Quality managers don't hold back when praising employees' efforts; they do so publicly when appropriate.
They understand that employees need constructive criticism, but they also need recognition when they're crushing it so they can continue to do so.
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Yes, we all have to show up at work and do our jobs. But fantastic managers know the morale boost that a little appreciation can give to their teams. Great bosses say thank you, even for tasks that are expected and mundane.
Stick to their decisions
Great leaders aren't wishy-washy, leaving their staff to guess the plan. They carefully consider decisions with the input of all involved.
Then, they make confident decisions and stick to them. If they have to pivot later, they inform everyone of the change.
If your boss is worth their salt, they realize that you're not a cog or a robot; you're a human with a family and obligations outside of the office.
So when you get sick or there's a family emergency, an understanding boss will do their best to make accommodations without guilt-tripping you for taking the needed time off.
Responsible for their mistakes (and the team’s)
The best bosses take responsibility for their actions, whether successes or failures. As team captain, they also hold themselves accountable for the team's mistakes. They don't seek to pass the blame to others, even when it might be deserved.
Don’t take themselves too seriously
Who wants to work for someone without a sense of humor? The best supervisors don't get a power trip from their positions. They know how to kick back a little and laugh at themselves when the occasion warrants it.
Leaders exhibit the same ethics and moral principles they expect from their employees. Their public and private actions are worthy of their team's trust.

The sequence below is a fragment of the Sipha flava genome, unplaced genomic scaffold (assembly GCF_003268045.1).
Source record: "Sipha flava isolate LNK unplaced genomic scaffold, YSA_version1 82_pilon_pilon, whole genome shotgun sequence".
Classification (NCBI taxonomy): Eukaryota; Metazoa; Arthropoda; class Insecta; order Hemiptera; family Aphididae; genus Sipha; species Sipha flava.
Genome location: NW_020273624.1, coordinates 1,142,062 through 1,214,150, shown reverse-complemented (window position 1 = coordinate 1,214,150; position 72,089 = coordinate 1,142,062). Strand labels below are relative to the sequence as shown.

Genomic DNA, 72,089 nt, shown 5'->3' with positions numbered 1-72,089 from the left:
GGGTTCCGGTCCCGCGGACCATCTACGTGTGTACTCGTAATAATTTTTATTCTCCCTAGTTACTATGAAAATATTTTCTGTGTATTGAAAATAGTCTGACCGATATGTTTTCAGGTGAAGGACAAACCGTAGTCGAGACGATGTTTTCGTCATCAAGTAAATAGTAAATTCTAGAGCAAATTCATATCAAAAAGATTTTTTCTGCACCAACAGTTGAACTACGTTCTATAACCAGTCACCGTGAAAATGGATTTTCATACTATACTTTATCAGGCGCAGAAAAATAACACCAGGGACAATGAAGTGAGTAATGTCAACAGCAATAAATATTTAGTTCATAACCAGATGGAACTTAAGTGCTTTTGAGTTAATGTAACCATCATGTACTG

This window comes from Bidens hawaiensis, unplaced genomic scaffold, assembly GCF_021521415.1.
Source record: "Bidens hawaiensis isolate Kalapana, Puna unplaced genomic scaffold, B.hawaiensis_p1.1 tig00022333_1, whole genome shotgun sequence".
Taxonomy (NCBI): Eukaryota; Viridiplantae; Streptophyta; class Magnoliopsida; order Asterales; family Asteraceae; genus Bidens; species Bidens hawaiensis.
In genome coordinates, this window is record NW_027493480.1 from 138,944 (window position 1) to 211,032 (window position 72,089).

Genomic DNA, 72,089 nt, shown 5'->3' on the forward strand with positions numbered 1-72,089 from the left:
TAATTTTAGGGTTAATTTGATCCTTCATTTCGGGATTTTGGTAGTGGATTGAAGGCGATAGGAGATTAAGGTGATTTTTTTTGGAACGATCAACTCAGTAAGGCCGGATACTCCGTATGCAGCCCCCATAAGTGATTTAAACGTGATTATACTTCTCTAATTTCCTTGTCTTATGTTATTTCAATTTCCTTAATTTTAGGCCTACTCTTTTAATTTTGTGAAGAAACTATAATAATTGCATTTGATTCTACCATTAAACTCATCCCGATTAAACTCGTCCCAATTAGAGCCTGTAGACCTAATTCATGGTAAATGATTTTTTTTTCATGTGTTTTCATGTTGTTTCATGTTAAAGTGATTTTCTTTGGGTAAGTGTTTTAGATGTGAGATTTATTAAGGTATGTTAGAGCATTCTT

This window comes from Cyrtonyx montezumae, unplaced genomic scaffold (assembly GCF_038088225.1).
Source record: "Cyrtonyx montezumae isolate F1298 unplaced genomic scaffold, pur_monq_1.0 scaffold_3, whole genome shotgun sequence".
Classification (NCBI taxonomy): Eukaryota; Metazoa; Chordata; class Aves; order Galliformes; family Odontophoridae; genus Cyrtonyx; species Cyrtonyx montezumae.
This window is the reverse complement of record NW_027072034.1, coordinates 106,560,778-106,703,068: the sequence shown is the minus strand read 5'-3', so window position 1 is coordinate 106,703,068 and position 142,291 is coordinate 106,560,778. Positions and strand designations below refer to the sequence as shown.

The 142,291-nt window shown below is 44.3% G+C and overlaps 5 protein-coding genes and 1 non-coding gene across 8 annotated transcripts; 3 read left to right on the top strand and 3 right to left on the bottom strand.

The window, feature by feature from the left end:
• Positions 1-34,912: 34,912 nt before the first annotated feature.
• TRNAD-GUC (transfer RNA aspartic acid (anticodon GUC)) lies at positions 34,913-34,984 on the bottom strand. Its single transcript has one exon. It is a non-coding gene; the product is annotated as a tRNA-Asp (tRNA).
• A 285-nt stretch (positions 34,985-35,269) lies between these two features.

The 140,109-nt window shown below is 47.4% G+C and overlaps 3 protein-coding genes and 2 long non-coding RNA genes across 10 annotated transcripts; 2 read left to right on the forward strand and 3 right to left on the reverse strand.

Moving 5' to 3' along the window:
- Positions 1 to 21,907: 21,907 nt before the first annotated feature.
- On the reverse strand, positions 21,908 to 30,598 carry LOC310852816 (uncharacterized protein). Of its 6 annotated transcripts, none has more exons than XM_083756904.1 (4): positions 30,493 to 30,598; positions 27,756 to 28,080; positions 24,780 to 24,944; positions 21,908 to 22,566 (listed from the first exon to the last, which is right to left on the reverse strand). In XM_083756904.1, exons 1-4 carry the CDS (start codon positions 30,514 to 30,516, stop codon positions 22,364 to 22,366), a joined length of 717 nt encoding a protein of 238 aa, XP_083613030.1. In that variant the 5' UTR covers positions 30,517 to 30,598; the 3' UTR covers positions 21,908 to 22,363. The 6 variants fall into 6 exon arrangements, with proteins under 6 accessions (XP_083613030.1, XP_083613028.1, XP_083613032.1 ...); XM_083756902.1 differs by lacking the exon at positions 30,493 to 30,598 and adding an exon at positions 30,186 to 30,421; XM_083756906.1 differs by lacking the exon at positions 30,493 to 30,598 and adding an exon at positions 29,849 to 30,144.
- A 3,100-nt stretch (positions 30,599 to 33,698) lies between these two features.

Take time to celebrate achievements
Effective supervisors don't hold everyone's nose to the grindstone all the time. In moments of success, they take time to celebrate milestones. They realize the importance that morale-boosting events can have on the cohesiveness and culture of the team.
Understand what you do
Strategic leaders know what your job entails and how it fits the organization's workflow and vision. Thus, they don't assign tasks far below or above your capabilities. They understand and respect your job's limitations and scope of responsibility.
Give appropriate training
Great bosses invest time and effort in effectively training their teams. They know that adequate training pays off through employees who know what they're doing and are confident in their abilities.
Don’t be afraid to ask questions about the workplace's culture or vision at the end of an interview. Will this be a job that will just boost your bank account or a place where you can grow professionally?
It can be hard to know whether you’ll enjoy working for someone if you only get to meet them for a few minutes during an interview. But if you know what to look for in a great boss, you can keep your eyes open for the traits of an employer you’d like to work with.